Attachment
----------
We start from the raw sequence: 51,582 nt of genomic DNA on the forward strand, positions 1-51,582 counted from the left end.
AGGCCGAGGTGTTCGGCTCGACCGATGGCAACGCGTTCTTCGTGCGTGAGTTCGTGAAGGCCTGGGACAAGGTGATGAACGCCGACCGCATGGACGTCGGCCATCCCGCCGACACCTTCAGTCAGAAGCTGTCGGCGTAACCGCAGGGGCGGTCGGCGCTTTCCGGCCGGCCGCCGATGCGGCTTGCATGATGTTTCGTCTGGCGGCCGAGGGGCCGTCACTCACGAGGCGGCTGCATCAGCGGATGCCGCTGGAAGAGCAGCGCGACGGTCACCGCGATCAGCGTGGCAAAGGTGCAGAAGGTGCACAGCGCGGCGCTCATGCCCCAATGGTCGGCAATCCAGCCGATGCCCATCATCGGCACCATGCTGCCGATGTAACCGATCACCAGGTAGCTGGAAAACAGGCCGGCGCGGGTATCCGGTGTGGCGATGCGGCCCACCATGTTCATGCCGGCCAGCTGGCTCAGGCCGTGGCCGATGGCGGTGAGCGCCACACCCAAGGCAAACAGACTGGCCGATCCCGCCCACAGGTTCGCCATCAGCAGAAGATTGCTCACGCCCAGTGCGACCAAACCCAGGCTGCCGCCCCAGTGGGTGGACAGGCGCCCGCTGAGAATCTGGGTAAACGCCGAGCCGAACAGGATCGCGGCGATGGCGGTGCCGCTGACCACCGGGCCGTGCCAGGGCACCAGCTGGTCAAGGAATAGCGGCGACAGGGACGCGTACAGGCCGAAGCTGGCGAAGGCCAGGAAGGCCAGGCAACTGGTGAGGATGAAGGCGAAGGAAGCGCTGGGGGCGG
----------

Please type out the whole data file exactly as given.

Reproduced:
We start from the raw sequence: 51,582 nt of genomic DNA on the forward strand, positions 1-51,582 counted from the left end.
AGGCCGAGGTGTTCGGCTCGACCGATGGCAACGCGTTCTTCGTGCGTGAGTTCGTGAAGGCCTGGGACAAGGTGATGAACGCCGACCGCATGGACGTCGGCCATCCCGCCGACACCTTCAGTCAGAAGCTGTCGGCGTAACCGCAGGGGCGGTCGGCGCTTTCCGGCCGGCCGCCGATGCGGCTTGCATGATGTTTCGTCTGGCGGCCGAGGGGCCGTCACTCACGAGGCGGCTGCATCAGCGGATGCCGCTGGAAGAGCAGCGCGACGGTCACCGCGATCAGCGTGGCAAAGGTGCAGAAGGTGCACAGCGCGGCGCTCATGCCCCAATGGTCGGCAATCCAGCCGATGCCCATCATCGGCACCATGCTGCCGATGTAACCGATCACCAGGTAGCTGGAAAACAGGCCGGCGCGGGTATCCGGTGTGGCGATGCGGCCCACCATGTTCATGCCGGCCAGCTGGCTCAGGCCGTGGCCGATGGCGGTGAGCGCCACACCCAAGGCAAACAGACTGGCCGATCCCGCCCACAGGTTCGCCATCAGCAGAAGATTGCTCACGCCCAGTGCGACCAAACCCAGGCTGCCGCCCCAGTGGGTGGACAGGCGCCCGCTGAGAATCTGGGTAAACGCCGAGCCGAACAGGATCGCGGCGATGGCGGTGCCGCTGACCACCGGGCCGTGCCAGGGCACCAGCTGGTCAAGGAATAGCGGCGACAGGGACGCGTACAGGCCGAAGCTGGCGAAGGCCAGGAAGGCCAGGCAACTGGTGAGGATGAAGGCGAAGGAAGCGCTGGGGGCGG